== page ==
Sen. Susan Collins (R-ME) gave the Manchin-Toomey background check compromise a boost over the weekend by becoming the third Republican to support it, along with Sens. Pat Toomey (R-PA) and Mark Kirk (R-IL).
"I have decided to support the bipartisan compromise authored by Senators Joe Manchin and Pat Toomey to strengthen the background check system without in any way infringing on Second Amendment rights," she said in a statement, calling it a "vast improvement" over universal background check proposals which she said included provisions that were "onerous and completely unnecessary."
Collins kept her options open on the final legislation that emerges after amendments.
"The Manchin-Toomey amendment is a proposal I can and will support," she said, "but it is impossible to predict at this point the final composition of the overall legislation."
Her full statement:
"I grew up in Northern Maine where responsible gun ownership is part of the heritage of virtually every family. I strongly support our Second Amendment rights, and two recent Supreme Court decisions in District of Columbia v. Heller and McDonald v. Chicago make clear that those constitutional rights pertain to the individual. During the past few months, I have met with countless people with a wide range of views, including the Sportsman's Alliance of Maine, Maine law enforcement officials, the NRA, victims of gun violence, licensed gun dealers, mental health professionals, and school superintendents, among others. We have discussed issues including the inadequacy of mental health services, gaps in the reporting of data to the National Instant Criminal Background Check System (NICS,) school safety, excessive violence in videogames and movies, the lack of effective laws for gun trafficking and "straw purchases" aimed at getting guns in the hands of criminals, and many other issues.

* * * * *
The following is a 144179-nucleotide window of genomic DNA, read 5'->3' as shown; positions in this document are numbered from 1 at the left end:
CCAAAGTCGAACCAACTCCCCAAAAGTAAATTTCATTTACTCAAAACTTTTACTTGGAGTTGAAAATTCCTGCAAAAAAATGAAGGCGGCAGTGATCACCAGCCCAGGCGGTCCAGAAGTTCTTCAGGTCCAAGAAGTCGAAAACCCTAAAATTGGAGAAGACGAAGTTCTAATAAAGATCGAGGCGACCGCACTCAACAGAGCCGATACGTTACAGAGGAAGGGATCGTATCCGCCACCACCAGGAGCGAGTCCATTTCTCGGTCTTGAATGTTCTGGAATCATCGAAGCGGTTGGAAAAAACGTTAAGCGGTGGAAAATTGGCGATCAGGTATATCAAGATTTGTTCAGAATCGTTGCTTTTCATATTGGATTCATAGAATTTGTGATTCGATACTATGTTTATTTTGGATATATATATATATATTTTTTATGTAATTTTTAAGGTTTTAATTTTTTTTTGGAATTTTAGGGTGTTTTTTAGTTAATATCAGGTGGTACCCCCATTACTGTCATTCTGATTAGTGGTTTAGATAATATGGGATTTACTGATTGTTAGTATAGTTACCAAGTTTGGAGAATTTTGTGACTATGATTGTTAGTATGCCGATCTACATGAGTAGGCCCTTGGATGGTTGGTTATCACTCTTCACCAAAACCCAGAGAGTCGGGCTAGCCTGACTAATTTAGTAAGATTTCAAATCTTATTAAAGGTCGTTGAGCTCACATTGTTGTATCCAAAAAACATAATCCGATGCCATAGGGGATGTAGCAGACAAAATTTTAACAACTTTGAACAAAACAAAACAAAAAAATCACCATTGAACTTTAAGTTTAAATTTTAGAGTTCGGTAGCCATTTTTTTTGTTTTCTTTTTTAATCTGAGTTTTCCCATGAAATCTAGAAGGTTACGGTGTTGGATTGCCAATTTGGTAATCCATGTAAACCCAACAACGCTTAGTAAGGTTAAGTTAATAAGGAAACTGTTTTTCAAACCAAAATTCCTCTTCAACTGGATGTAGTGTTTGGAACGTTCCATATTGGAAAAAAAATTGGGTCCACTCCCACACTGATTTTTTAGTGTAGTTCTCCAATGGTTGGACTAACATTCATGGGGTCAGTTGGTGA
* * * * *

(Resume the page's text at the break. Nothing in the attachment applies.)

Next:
"As a result of these extensive discussions, I have decided to support the bipartisan compromise authored by Senators Joe Manchin and Pat Toomey to strengthen the background check system without in any way infringing on Second Amendment rights. Their proposal represents a vast improvement over the provisions authored by Senator Chuck Schumer currently in the bill. Senator Schumer's language, which I opposed, would have required a father giving a gun to his daughter, or a brother selling a hunting rifle to his brother, to undergo background checks, which I found to be onerous and completely unnecessary. The Manchin-Toomey compromise takes a much more common sense approach by requiring background checks only for commercial transactions and exempts family gifts and transfers. To improve the quality and completeness of the data in the NICS, their bill would also mandate improvements that would require states and the federal government to send all relevant records on criminals and the people who are dangerously mentally ill through state plans developed in conjunction with the Department of Justice. It was critical to my support that the Manchin-Toomey bill explicitly bans the federal government from creating a national firearms registry and imposes serious criminal penalties on any person who misuses or illegally retains firearms records.
"I also am pleased that the Manchin-Toomey amendment would create a National Commission on Mass Violence, a proposal I have long endorsed, that would convene experts to study all aspects of these horrific attacks that have plagued our country and caused so much death and created such unbearable anguish for the survivors and their families.
"Obviously, this debate has just begun, and this important amendment is just one of many that will be considered. The Manchin-Toomey amendment is a proposal I can and will support, but it is impossible to predict at this point the final composition of the overall legislation."